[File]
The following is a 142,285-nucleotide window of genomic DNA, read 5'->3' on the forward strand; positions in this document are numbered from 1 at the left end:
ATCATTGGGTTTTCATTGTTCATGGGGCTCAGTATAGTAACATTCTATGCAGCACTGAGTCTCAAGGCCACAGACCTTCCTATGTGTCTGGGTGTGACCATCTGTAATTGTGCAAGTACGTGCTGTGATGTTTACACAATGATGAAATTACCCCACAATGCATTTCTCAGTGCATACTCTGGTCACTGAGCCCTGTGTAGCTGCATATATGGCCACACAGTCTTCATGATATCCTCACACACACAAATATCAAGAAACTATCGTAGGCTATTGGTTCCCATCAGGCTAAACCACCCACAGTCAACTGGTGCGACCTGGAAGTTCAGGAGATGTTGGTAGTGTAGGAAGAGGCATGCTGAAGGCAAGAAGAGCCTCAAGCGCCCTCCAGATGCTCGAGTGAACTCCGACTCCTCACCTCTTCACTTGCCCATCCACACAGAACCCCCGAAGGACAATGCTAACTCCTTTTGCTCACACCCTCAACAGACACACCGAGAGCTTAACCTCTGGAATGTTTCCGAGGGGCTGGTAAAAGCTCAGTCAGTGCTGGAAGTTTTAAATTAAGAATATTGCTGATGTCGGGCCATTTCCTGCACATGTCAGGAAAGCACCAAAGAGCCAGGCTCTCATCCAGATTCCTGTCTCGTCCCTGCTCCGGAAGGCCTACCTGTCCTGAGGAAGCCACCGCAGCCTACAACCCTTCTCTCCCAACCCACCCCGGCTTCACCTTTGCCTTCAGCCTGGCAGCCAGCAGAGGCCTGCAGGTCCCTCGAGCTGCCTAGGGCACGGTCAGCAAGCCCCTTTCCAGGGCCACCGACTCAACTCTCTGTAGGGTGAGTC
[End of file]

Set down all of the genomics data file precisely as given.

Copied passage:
The following is a 142,285-nucleotide window of genomic DNA, read 5'->3' on the forward strand; positions in this document are numbered from 1 at the left end:
ATCATTGGGTTTTCATTGTTCATGGGGCTCAGTATAGTAACATTCTATGCAGCACTGAGTCTCAAGGCCACAGACCTTCCTATGTGTCTGGGTGTGACCATCTGTAATTGTGCAAGTACGTGCTGTGATGTTTACACAATGATGAAATTACCCCACAATGCATTTCTCAGTGCATACTCTGGTCACTGAGCCCTGTGTAGCTGCATATATGGCCACACAGTCTTCATGATATCCTCACACACACAAATATCAAGAAACTATCGTAGGCTATTGGTTCCCATCAGGCTAAACCACCCACAGTCAACTGGTGCGACCTGGAAGTTCAGGAGATGTTGGTAGTGTAGGAAGAGGCATGCTGAAGGCAAGAAGAGCCTCAAGCGCCCTCCAGATGCTCGAGTGAACTCCGACTCCTCACCTCTTCACTTGCCCATCCACACAGAACCCCCGAAGGACAATGCTAACTCCTTTTGCTCACACCCTCAACAGACACACCGAGAGCTTAACCTCTGGAATGTTTCCGAGGGGCTGGTAAAAGCTCAGTCAGTGCTGGAAGTTTTAAATTAAGAATATTGCTGATGTCGGGCCATTTCCTGCACATGTCAGGAAAGCACCAAAGAGCCAGGCTCTCATCCAGATTCCTGTCTCGTCCCTGCTCCGGAAGGCCTACCTGTCCTGAGGAAGCCACCGCAGCCTACAACCCTTCTCTCCCAACCCACCCCGGCTTCACCTTTGCCTTCAGCCTGGCAGCCAGCAGAGGCCTGCAGGTCCCTCGAGCTGCCTAGGGCACGGTCAGCAAGCCCCTTTCCAGGGCCACCGACTCAACTCTCTGTAGGGTGAGTC